Zoned-out primer!

Areas within most municipalities are separated according to use, geography and other features.  One of the most common means is separation by zoning districts.  Zoning districts for example distinguishes an industrial area from residential or business areas.  Within each zoning district,  the same sized piece of land may have  very different sets of regulations that pertain.   The districts are set forth by a map, which tend to reflect some physical features, transportation,  and related use of the area.  When we adhere to the zoning regulations, it is deemed that the project will be built “as-of-right“.

Many times however, the regulations are too restrictive for a certain use or size of a project and the owner must seek permission to build in spite of the zoning regulations.  When this occurs it is known as “seeking a variance” because the project will be “non-conforming“.  The variance is the permission granted to allow the owner to use the property in manner not prescribed by law.   These laws are usually quite lengthy and complicated and one should seek professional advise before attempting to buy or build on a property where variances may be required.  Many variances can be handled by architects, but some of the more complicated matters should be turned over to a land-use attorney.

To begin the process of obtaining a variance, an application usually has to be submitted to the municipality outlining the basic intention of the project usually in the form of drawings, issuance of public notices and various forms.  The regulations that will be adhered to and not adhered will be identified and documented by the municipality (a building department, zoning board or similar agency)  The project usually will need a letter or similar document from the municipality denying the application on the grounds that certain aspects of the zoning regulations will not be met. This is called a “denial letter“.  This denial letter is important, because it enable one to go to an agency such as the Zoning Board of Appeals to overturn  (appeal) that decision- if the Zoning Board of Appeals believes that you have a good case.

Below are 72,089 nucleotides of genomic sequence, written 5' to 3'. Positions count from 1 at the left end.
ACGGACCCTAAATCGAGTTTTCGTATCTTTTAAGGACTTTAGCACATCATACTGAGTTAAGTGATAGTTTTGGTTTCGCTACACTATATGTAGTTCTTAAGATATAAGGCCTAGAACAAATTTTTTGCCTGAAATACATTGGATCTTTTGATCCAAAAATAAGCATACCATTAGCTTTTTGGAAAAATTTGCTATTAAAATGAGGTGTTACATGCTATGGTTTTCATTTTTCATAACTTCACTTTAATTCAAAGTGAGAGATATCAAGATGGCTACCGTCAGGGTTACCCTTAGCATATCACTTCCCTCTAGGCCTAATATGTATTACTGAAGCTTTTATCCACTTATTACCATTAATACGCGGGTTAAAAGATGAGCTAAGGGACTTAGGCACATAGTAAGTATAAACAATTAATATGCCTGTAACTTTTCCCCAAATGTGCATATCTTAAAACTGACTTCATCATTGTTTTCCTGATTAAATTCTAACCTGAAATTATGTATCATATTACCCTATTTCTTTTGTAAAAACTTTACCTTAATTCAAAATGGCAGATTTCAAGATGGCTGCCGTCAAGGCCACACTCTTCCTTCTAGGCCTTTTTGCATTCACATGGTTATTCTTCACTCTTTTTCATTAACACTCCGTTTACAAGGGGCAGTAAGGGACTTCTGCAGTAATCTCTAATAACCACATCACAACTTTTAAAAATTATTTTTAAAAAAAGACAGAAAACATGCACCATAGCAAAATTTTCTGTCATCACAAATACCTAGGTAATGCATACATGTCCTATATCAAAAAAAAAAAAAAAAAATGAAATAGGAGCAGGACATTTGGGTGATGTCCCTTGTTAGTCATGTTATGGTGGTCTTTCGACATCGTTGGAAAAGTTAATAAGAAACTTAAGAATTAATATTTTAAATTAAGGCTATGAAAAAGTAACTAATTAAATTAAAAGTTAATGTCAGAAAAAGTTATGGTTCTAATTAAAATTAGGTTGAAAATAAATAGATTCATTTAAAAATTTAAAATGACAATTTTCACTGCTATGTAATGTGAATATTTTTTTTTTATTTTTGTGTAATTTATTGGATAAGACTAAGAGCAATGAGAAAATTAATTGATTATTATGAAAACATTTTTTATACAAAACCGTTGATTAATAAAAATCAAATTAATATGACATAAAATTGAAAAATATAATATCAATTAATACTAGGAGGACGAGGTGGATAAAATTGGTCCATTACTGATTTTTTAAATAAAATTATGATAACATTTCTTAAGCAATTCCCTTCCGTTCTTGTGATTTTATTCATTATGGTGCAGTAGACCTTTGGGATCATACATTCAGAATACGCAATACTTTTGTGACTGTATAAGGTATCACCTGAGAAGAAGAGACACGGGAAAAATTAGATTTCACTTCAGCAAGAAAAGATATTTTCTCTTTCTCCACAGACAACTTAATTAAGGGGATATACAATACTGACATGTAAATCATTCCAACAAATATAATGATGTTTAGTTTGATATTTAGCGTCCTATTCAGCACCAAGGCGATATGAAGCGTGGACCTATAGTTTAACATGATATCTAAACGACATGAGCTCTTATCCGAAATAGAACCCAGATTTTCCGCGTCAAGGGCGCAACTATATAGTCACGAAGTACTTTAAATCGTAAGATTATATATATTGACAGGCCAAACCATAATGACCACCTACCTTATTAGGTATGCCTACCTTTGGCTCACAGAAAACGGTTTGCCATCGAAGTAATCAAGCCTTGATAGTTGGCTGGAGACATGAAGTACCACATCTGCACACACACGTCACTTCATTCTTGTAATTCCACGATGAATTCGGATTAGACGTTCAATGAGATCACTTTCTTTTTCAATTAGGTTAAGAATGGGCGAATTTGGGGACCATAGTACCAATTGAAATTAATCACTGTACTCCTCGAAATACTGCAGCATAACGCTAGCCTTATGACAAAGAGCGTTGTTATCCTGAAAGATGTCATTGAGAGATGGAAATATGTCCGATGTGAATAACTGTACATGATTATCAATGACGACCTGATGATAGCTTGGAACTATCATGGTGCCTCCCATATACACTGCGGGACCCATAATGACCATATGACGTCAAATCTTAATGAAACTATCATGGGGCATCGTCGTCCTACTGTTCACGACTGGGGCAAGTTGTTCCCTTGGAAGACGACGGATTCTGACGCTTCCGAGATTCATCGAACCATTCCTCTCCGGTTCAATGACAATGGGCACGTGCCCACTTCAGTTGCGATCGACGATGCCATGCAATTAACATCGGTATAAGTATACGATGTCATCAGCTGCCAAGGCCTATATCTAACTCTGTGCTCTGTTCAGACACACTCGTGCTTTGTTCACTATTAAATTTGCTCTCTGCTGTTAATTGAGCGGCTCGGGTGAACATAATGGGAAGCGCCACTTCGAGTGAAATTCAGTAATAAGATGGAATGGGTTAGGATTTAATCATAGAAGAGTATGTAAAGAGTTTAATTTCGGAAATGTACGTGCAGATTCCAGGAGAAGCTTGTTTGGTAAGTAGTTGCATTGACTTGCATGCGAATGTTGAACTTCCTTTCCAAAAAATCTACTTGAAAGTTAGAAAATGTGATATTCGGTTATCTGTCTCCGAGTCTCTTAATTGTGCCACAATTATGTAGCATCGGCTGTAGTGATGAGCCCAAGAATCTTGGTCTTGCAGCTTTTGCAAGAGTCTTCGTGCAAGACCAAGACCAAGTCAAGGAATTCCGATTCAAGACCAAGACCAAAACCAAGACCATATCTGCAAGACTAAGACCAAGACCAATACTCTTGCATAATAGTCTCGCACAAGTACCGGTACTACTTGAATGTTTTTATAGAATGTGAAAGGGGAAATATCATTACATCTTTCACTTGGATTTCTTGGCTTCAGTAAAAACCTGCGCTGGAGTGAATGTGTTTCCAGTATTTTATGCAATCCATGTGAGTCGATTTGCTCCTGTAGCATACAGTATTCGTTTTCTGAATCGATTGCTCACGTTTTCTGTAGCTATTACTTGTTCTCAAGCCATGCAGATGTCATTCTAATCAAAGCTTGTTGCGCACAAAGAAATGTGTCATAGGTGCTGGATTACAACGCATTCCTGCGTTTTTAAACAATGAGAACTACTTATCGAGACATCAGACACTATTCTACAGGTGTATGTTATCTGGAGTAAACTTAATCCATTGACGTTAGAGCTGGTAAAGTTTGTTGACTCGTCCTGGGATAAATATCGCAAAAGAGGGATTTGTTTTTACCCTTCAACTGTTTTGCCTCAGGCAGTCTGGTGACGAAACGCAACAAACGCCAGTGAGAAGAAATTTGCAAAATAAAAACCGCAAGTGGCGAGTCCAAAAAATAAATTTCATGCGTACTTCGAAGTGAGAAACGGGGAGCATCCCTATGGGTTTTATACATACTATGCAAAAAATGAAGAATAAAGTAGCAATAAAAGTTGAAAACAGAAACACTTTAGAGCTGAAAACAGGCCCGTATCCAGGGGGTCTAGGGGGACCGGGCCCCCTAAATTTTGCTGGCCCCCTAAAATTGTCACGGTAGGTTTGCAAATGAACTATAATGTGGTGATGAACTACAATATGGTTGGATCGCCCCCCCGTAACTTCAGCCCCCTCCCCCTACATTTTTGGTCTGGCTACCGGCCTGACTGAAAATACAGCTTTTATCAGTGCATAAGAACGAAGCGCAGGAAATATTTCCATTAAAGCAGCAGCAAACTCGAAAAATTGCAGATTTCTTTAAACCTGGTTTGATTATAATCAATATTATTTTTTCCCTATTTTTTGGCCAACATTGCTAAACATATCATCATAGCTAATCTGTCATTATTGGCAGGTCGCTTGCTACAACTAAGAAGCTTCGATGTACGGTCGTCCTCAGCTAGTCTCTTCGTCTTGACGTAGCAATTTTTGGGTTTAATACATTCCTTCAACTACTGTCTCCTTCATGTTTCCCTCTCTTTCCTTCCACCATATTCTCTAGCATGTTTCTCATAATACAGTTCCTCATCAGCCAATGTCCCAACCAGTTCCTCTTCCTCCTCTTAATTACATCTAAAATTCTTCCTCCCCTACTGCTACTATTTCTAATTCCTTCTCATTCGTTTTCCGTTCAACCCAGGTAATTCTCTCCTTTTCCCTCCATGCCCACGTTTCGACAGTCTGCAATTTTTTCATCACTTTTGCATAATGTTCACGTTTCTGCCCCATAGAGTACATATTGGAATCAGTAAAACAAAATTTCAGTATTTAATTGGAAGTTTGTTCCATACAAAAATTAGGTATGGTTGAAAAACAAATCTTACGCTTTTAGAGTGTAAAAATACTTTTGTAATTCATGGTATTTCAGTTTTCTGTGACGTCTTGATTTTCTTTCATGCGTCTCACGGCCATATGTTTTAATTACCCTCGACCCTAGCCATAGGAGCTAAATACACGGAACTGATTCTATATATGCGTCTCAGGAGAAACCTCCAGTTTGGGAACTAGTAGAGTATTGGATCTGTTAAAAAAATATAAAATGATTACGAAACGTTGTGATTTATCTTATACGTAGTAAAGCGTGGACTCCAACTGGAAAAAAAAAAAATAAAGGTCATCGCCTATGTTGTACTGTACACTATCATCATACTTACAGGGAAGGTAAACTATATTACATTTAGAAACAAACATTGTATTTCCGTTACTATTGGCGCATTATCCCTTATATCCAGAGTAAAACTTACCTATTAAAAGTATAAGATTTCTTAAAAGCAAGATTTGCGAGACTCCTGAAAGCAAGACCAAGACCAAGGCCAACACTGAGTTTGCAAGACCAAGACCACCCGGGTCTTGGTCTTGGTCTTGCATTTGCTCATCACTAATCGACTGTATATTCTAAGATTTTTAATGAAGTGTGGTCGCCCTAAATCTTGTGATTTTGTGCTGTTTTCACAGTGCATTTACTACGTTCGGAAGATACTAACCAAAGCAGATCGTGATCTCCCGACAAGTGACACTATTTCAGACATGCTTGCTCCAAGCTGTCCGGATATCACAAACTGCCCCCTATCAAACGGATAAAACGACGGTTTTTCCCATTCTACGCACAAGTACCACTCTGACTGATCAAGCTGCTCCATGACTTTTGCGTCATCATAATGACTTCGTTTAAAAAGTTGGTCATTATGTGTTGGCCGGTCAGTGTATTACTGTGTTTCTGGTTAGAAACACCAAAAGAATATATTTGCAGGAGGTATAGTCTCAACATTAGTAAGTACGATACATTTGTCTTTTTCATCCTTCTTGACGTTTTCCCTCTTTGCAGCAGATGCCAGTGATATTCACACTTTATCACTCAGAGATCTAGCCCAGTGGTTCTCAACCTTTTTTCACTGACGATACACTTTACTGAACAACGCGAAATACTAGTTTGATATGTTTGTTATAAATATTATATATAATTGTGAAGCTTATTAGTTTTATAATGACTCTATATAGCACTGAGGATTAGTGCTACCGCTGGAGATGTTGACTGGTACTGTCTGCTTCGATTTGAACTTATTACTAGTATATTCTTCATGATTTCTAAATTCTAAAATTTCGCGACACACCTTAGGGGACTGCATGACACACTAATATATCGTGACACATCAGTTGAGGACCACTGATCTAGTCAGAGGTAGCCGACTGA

What is a good case? Hardship? Precedent? It depends. There is usually a municipal board that listens carefully, reviews the findings and renders a decision. They are careful and try to weigh all the sides of the decision, as many people and large sums of money may be involved. They also want to be careful not to set a future precedent that can be used against their future cases. Occasionally, more information or investigation may be needed or additional input from other municipal boards like wetlands, planning or commerce may be requested.  There are at least 5 “balancing points” that have to be addressed when weighing the benefit to applicant vs detriment to the neighborhood:

1.Undesirable change to the neighborhood or detriment to adjacent  property?

2. Is the project achievable by other feasible alternatives?

3. Will there be an adverse impact  on  the environmental / physical nature neighborhood?

4. Is this a substantial variance?

5. Is this a self-created hardship?

There can be lots of grey area in these questions and lots of bargaining that ensues stemming from these answers. Some projects take multiple meetings until all the information is vetted out and a verdict can be established. The meetings are generally public and often attended by concerned neighbors who could be affected by the project. Do your homework and try to find out their sentiments before the meeting, rather than a public pillory.

We’ve done plenty of variance work, and would love to answer any questions you might have. Call us now at 914 674 2950.  We also work side by side with highly qualified land-use attorneys and would be happy to put you in touch.